Chapter 81: Living in a graphic universe: the earth houses of Gurunsi people

Tiébélé the main village of the Kassena tribe situated in the southern region of Burkina Faso bordering northern Ghana is characterized by its sophisticated Gurunsi decorated architecture. The majority of the Kassena tribe and its neighboring Frafra tribe  still live in these elegantly designed homes made of mud walls, usually a mixture of clay, straw and cow dung, either round or more rectilinear in form; though modern techniques have helped in the building process, utilizing mud bricks and stone foundations. The geometric forms of the home is very significant, the square home is only for married couple and the rectangular home is for bachelors, who are too old to live with parents but not yet married.

Gurunsi people includes tribes of Gurensi, Kasena, Lyele, Nuna, Nunuma, Sisala, and Winiama. They speak various dialects of the Gur language, and it was the Mossi who gave the Gurunsi name to the tribes who live in the west and south of the Mossi plateau. Together they number about 200,000 people, the most numerous of which are the Nuna, estimated at 100,000.These tribes are mainly farmers growing millet, sorghum and yams, rice, corn, peanuts and beans, which utilize the method of slash and burn farming and rotating fields regularly. The men do most of the farming though women usually have small plots that are mainly used for cash crops, over the staple food grown by the men.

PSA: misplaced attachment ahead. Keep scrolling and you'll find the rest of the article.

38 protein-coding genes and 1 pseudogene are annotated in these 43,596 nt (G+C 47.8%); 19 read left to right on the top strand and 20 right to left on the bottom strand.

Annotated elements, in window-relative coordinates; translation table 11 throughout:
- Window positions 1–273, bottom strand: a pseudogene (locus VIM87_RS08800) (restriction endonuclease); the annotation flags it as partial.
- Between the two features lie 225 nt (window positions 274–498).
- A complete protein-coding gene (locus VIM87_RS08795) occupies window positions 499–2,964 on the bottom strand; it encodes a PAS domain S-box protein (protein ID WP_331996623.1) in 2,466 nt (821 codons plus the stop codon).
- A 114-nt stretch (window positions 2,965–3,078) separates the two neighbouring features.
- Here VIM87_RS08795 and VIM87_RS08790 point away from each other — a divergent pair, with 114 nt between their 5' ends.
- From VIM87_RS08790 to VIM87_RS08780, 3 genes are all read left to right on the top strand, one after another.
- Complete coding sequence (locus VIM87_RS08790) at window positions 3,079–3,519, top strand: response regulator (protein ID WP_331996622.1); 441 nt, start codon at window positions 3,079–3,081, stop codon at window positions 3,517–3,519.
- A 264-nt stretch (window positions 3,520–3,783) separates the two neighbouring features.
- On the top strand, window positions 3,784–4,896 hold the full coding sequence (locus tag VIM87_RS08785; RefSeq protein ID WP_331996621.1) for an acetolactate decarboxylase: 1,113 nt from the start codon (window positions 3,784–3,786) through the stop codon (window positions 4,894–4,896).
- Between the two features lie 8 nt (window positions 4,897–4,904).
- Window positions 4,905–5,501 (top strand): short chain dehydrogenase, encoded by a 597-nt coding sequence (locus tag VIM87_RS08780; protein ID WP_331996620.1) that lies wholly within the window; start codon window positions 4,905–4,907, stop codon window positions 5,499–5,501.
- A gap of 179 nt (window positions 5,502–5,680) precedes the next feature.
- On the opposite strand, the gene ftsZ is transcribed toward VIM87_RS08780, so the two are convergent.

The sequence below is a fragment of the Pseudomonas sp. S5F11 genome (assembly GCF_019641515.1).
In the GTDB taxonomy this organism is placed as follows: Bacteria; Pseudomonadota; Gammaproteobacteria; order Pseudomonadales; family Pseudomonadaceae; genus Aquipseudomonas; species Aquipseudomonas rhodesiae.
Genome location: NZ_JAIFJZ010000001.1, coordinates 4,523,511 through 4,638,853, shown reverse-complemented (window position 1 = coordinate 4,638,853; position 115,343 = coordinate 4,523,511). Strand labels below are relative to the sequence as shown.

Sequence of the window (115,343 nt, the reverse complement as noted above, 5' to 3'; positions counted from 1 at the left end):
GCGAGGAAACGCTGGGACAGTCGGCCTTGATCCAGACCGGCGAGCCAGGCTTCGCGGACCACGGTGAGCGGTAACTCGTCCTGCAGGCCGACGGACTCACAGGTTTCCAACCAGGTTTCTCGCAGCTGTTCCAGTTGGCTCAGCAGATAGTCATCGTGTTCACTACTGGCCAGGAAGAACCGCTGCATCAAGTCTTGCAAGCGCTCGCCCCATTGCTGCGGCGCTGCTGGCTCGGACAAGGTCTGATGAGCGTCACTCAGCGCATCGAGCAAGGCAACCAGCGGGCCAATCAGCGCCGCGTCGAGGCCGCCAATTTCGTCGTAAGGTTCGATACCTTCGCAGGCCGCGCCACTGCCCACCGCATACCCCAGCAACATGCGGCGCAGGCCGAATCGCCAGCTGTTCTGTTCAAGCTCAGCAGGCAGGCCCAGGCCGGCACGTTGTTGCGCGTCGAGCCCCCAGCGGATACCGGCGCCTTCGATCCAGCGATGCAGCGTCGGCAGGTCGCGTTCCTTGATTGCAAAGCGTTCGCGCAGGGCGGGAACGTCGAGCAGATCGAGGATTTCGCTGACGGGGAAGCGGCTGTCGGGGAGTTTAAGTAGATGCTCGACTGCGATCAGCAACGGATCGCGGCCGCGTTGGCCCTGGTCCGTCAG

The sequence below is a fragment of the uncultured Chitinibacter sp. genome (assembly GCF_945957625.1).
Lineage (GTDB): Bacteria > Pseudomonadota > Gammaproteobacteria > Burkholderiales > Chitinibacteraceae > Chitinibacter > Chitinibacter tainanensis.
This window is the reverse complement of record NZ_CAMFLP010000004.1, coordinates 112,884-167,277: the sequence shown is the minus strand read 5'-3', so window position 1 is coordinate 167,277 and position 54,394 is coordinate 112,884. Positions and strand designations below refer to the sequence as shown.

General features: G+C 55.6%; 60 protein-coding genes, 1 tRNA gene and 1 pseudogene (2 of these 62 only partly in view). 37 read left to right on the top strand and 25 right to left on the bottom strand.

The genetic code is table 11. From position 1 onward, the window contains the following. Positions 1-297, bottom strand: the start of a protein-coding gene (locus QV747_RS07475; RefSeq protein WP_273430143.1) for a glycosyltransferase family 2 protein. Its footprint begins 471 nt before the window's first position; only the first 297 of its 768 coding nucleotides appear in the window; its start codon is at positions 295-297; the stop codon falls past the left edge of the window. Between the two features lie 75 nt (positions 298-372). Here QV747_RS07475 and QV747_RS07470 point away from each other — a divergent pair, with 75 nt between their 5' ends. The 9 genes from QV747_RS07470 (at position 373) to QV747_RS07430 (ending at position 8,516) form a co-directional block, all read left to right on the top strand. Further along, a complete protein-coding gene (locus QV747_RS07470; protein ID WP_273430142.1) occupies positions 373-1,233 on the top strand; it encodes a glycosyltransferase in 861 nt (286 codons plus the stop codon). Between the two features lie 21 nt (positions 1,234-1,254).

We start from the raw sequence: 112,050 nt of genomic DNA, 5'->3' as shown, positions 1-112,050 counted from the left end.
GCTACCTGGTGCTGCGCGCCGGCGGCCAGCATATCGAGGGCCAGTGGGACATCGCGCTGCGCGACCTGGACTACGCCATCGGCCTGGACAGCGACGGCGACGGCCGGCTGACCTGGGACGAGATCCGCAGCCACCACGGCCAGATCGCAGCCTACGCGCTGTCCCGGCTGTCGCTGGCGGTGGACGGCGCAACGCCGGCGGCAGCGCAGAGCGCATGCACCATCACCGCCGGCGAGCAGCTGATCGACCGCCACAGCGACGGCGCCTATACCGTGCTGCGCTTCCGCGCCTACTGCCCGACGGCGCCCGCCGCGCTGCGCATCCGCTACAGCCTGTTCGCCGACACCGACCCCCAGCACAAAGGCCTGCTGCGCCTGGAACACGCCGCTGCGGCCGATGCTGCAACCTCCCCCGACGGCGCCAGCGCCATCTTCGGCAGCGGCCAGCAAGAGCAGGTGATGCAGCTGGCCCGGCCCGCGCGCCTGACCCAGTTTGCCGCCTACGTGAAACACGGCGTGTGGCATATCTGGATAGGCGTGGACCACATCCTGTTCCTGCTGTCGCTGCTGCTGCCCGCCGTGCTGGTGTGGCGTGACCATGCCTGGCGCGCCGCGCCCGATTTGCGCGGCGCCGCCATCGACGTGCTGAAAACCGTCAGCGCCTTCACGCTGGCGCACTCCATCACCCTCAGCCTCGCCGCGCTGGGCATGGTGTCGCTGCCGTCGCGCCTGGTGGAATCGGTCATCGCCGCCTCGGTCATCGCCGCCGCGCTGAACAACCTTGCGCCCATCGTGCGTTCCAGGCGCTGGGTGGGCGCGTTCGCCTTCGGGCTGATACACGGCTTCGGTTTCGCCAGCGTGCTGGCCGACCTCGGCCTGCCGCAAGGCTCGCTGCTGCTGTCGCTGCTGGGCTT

The Gurunsi  believe in a God creator called Yi that distanced himself from man after creating the world. Yi gave Su the task of taking care of man.  Su's spirit is thought to be harnessed in the form of a mask, for both beneficial reasons for Gurunsies and harmful reasons for their enemies. There is a shrine located in the center of every village dedicated to Su to ensure he is happy, and to make sure communal harmony is achieved.

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